Why Purposely Light Fires?
By Corina Brdar
Wildfires cause a lot of destruction each summer - there are dramatic videos and pictures in the news every year. So why did the Rice Lake Plains Joint Initiative partner organizations purposely light several fires this spring?
In some parts of Ontario fires used to be a common, natural part of the landscape. Some ecosystems and species need fire in order to survive and are now disappearing from the province. The Rice Lake Plains Joint Initiative, Ministry of Natural Resources and Forestry, Nature Conservancy of Canada, and many other non-government organizations are dedicated to understanding the role of fire in Ontario, and to using fire to restore unique communities of plants and animals.
Adopting a tallgrass property for wildlife restoration
In recognition of the Nature Conservancy of Canada's (NCC) work in land conservation in Rice Lake Plains, the Gordon and Patricia Gray Animal Welfare Foundation generously donated $90,000 to NCC to purchase the LeBlanc property. The 36 acre (14 hectare) LeBlanc property is a key site in the Rice Lake Plains Natural Area. The foundation's support will directly benefit the tall grass ecosystem and help to conserve land habitat that is particularly important to grassland birds and significant species at risk.
Making Peace with the Scotch pine
By Mark Stabb
When it comes to Christmas trees, I am a balsam fir man through-and-through. I like the form, the smell and the smooth, soft needles. I also admit that I am not crazy about Scotch pine, a main alternative here in Ontario. You could say we have "issues."
Scotch pine (people in the know call it Scots pine) is native to northern Asia and Europe, including its namesake Scotland. Hardy and tenacious, it was once a tree of choice for the Ontario Christmas tree industry and for re-greening eroded lands and abandoned farms. This is all well and good, but Scotch pine just does not stay put.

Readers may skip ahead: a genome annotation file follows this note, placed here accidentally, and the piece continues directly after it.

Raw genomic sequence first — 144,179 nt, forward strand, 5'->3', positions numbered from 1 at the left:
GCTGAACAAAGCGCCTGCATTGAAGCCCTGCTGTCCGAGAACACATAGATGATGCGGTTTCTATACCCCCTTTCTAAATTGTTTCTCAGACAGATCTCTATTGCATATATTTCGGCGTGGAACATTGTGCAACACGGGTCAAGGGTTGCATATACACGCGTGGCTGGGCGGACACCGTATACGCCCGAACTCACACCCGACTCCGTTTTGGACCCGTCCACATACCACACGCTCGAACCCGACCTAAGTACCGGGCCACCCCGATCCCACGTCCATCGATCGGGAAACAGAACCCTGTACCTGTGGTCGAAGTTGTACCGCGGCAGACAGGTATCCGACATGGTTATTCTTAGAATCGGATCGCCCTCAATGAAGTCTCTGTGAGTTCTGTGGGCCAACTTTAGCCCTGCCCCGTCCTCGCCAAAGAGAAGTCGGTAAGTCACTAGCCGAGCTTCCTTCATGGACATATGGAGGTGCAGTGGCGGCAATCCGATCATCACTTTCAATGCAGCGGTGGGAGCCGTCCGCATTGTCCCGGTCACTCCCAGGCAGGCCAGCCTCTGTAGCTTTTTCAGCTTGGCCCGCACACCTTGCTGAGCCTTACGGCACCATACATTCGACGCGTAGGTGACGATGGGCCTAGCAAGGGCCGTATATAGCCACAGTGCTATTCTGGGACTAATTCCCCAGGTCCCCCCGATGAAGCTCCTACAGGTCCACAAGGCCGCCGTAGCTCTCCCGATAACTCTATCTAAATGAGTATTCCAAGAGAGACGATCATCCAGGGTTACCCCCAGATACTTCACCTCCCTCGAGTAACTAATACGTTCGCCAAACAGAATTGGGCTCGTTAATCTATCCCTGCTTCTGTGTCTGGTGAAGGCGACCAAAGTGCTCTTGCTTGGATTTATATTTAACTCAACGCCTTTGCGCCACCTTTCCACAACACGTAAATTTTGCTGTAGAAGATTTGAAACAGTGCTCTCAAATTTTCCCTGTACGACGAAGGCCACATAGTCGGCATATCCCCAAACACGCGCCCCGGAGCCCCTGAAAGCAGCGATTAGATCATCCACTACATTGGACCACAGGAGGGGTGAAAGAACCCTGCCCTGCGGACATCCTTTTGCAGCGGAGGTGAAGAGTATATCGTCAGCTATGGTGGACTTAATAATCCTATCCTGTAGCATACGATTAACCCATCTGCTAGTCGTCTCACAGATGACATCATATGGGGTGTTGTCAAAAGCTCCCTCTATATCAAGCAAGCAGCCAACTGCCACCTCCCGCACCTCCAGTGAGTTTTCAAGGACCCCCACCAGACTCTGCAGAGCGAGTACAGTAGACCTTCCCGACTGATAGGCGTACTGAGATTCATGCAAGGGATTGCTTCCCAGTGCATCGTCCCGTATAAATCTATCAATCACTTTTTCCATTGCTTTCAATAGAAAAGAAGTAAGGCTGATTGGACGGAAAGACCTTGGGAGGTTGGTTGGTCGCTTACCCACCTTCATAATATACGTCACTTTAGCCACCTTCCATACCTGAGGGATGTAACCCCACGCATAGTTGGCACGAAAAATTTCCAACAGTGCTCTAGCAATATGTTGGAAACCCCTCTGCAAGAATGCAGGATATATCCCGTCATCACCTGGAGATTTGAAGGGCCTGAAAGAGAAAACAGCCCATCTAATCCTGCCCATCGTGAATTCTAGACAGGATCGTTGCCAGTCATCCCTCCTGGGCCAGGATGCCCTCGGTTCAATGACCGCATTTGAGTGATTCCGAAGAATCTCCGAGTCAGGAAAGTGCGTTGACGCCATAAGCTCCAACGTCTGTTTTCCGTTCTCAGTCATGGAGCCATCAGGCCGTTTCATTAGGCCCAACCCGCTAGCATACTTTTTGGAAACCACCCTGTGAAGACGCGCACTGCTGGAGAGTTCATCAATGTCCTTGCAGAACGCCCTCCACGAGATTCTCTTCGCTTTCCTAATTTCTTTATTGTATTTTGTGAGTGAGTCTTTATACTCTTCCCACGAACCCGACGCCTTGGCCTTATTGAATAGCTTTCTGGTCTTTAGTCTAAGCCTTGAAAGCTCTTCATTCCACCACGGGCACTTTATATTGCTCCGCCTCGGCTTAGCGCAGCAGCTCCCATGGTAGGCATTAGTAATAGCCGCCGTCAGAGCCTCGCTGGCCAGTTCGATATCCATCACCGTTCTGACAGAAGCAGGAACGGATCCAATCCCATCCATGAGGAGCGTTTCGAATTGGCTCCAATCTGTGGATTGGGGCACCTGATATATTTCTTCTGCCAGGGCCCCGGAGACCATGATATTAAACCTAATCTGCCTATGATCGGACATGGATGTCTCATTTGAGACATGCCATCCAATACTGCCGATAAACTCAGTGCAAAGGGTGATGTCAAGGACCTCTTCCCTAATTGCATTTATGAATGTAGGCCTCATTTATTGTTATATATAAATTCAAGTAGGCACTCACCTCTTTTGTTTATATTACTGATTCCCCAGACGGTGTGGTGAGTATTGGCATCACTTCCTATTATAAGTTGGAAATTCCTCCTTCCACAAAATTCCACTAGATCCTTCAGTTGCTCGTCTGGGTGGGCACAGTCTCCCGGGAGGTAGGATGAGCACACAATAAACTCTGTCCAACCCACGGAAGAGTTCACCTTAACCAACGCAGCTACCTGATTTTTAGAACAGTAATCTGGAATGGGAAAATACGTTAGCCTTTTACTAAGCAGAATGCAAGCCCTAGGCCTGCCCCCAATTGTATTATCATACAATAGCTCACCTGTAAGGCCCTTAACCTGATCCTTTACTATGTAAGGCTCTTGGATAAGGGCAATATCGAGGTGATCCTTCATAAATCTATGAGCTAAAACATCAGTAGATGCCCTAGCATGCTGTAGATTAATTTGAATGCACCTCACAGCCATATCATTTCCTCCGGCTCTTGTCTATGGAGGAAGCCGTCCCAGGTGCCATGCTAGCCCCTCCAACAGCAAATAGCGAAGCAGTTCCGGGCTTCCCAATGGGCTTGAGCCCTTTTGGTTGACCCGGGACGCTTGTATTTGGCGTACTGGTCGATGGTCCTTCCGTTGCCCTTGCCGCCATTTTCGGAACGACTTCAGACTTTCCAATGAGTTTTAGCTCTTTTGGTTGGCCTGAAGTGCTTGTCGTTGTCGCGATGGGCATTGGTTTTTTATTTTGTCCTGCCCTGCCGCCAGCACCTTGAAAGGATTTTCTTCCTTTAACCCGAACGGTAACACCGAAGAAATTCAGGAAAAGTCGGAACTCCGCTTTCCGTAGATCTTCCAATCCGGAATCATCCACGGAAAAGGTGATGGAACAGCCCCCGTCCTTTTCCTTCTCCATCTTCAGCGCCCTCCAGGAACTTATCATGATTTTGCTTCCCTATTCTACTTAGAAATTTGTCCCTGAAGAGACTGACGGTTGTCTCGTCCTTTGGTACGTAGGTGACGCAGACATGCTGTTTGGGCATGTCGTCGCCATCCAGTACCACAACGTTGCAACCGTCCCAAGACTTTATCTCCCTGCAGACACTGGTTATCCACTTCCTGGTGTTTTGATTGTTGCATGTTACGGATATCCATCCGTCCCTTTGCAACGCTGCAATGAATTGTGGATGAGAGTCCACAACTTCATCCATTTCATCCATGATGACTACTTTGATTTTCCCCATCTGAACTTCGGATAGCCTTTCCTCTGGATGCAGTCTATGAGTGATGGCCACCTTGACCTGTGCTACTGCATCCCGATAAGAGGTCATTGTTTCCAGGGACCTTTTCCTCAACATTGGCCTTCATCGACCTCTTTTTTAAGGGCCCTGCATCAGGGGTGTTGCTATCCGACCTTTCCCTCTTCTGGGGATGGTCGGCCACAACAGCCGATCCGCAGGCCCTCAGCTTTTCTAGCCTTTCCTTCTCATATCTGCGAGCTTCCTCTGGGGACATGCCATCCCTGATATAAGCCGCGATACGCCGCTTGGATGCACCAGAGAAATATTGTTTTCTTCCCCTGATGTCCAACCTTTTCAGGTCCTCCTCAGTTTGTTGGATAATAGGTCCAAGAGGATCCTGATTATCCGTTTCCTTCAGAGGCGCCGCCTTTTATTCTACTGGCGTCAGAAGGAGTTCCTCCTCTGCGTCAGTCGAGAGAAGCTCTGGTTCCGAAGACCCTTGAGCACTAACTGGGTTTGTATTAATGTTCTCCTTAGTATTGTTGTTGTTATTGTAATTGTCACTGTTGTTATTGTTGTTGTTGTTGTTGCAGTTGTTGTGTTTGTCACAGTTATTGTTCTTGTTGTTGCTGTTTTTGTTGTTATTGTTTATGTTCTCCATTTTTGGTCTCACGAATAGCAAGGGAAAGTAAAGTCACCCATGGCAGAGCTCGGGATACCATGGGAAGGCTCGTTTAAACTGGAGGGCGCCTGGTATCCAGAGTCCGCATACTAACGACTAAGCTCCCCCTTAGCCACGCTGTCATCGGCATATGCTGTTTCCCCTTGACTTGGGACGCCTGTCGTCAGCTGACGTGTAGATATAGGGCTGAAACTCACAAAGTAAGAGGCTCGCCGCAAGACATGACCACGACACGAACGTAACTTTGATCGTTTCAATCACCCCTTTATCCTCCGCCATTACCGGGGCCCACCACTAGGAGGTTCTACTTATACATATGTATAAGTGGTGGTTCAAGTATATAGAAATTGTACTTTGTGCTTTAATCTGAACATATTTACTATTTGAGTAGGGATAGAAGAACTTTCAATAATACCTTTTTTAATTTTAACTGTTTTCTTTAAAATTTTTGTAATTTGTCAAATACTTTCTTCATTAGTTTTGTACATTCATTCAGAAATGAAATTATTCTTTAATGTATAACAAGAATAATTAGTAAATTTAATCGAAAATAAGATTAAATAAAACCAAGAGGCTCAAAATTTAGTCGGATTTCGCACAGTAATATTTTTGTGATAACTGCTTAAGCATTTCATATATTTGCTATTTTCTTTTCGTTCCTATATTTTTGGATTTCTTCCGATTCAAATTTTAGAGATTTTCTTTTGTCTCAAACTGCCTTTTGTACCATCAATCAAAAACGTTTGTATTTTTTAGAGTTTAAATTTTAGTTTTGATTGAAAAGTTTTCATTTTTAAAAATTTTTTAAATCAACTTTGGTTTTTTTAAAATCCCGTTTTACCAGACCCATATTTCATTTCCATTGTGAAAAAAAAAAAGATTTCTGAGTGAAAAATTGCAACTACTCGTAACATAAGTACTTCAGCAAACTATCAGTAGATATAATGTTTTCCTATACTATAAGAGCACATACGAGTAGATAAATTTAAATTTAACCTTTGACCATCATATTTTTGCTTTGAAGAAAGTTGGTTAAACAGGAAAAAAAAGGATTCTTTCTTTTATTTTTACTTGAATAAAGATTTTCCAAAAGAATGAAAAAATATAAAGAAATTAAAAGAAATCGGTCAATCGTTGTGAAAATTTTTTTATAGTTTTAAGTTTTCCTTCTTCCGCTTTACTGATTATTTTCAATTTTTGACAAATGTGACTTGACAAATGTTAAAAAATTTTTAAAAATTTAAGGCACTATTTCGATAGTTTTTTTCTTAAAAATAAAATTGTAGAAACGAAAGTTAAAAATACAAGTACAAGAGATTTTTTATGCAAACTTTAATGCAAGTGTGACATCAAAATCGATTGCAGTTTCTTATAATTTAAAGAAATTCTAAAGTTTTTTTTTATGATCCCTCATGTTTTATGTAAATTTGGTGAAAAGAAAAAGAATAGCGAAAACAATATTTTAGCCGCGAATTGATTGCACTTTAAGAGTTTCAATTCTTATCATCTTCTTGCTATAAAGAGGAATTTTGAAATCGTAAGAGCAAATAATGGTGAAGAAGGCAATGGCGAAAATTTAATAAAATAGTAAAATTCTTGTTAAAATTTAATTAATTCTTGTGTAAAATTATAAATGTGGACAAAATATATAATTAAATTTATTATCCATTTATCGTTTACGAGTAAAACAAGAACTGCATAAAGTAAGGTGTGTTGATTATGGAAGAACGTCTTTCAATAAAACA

Today it is a weedy and problematic species that spreads like a dandelion and invades many natural areas, particularly grasslands. It is a tree of choice for elimination from protected lands of the Nature Conservancy of Canada. And we're not the only ones.
For centuries, fire has been the natural friend of the Tallgrass Prairies. It ensured a healthy environment for native species, controlled the growth of non-native plants, burned dead plant material and stimulated new growth by increasing the temperature of the soil. Tallgrass prairie and savanna plant species depend on fire to live.
Today, natural fires have been suppressed, and in the Tallgrass Prairie restoration planning process, the activity has been replaced by prescribed burns. This brings new life and strength to the prairies.
Grassland Bird Conservation Project for the Rice Lake Plains and Ganaraska Hills region of Northumberland County
Grassland bird populations are in serious decline across eastern North America. The rolling grasslands, farmlands and open habitats of the Rice Lake Plains and Ganaraska Hills are home to many of these species.
These birds use a variety of fields and open habitats for nesting and feeding. The natural tallgrass prairie and oak savanna habitats of the area would have had large populations of these birds, but many of those habitats are gone or degraded. Partners in the Rice Lake Plains project are committed to conserving and restoring habitats for grassland birds and other wildlife in Northumberland County. This involves land conservation with willing landowners and active habitat stewardship to prevent further habitat loss.
First, check out our new calendar here.
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Prescribed Burn Open House
2363 County Road 23
Centreton Community Centre
Tue. Jan 31, 6-8pm